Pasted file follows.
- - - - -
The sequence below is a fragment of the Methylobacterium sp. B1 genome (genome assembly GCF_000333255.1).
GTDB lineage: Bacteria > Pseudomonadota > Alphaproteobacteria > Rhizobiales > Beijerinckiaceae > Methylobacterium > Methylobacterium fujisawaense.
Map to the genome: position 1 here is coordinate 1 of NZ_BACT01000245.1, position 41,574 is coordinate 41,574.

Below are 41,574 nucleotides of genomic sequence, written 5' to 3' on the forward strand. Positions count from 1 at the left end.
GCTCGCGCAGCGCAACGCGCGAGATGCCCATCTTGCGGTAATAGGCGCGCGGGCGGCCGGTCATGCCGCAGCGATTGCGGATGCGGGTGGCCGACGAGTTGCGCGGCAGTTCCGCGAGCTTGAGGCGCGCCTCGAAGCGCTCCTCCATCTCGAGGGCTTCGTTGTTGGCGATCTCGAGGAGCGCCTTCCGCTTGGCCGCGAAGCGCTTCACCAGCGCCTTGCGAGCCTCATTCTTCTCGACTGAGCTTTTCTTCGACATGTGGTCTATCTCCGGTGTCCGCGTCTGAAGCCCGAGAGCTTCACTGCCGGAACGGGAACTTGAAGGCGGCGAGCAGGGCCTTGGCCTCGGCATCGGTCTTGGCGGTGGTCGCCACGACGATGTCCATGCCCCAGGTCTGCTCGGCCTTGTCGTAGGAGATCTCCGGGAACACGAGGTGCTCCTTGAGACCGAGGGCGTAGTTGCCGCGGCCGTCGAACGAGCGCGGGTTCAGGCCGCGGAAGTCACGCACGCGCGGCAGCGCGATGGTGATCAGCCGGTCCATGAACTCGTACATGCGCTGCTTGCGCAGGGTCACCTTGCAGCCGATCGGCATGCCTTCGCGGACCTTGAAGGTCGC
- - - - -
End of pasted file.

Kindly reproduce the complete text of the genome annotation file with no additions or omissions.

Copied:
The sequence below is a fragment of the Methylobacterium sp. B1 genome (genome assembly GCF_000333255.1).
GTDB lineage: Bacteria > Pseudomonadota > Alphaproteobacteria > Rhizobiales > Beijerinckiaceae > Methylobacterium > Methylobacterium fujisawaense.
Map to the genome: position 1 here is coordinate 1 of NZ_BACT01000245.1, position 41,574 is coordinate 41,574.

Below are 41,574 nucleotides of genomic sequence, written 5' to 3' on the forward strand. Positions count from 1 at the left end.
GCTCGCGCAGCGCAACGCGCGAGATGCCCATCTTGCGGTAATAGGCGCGCGGGCGGCCGGTCATGCCGCAGCGATTGCGGATGCGGGTGGCCGACGAGTTGCGCGGCAGTTCCGCGAGCTTGAGGCGCGCCTCGAAGCGCTCCTCCATCTCGAGGGCTTCGTTGTTGGCGATCTCGAGGAGCGCCTTCCGCTTGGCCGCGAAGCGCTTCACCAGCGCCTTGCGAGCCTCATTCTTCTCGACTGAGCTTTTCTTCGACATGTGGTCTATCTCCGGTGTCCGCGTCTGAAGCCCGAGAGCTTCACTGCCGGAACGGGAACTTGAAGGCGGCGAGCAGGGCCTTGGCCTCGGCATCGGTCTTGGCGGTGGTCGCCACGACGATGTCCATGCCCCAGGTCTGCTCGGCCTTGTCGTAGGAGATCTCCGGGAACACGAGGTGCTCCTTGAGACCGAGGGCGTAGTTGCCGCGGCCGTCGAACGAGCGCGGGTTCAGGCCGCGGAAGTCACGCACGCGCGGCAGCGCGATGGTGATCAGCCGGTCCATGAACTCGTACATGCGCTGCTTGCGCAGGGTCACCTTGCAGCCGATCGGCATGCCTTCGCGGACCTTGAAGGTCGC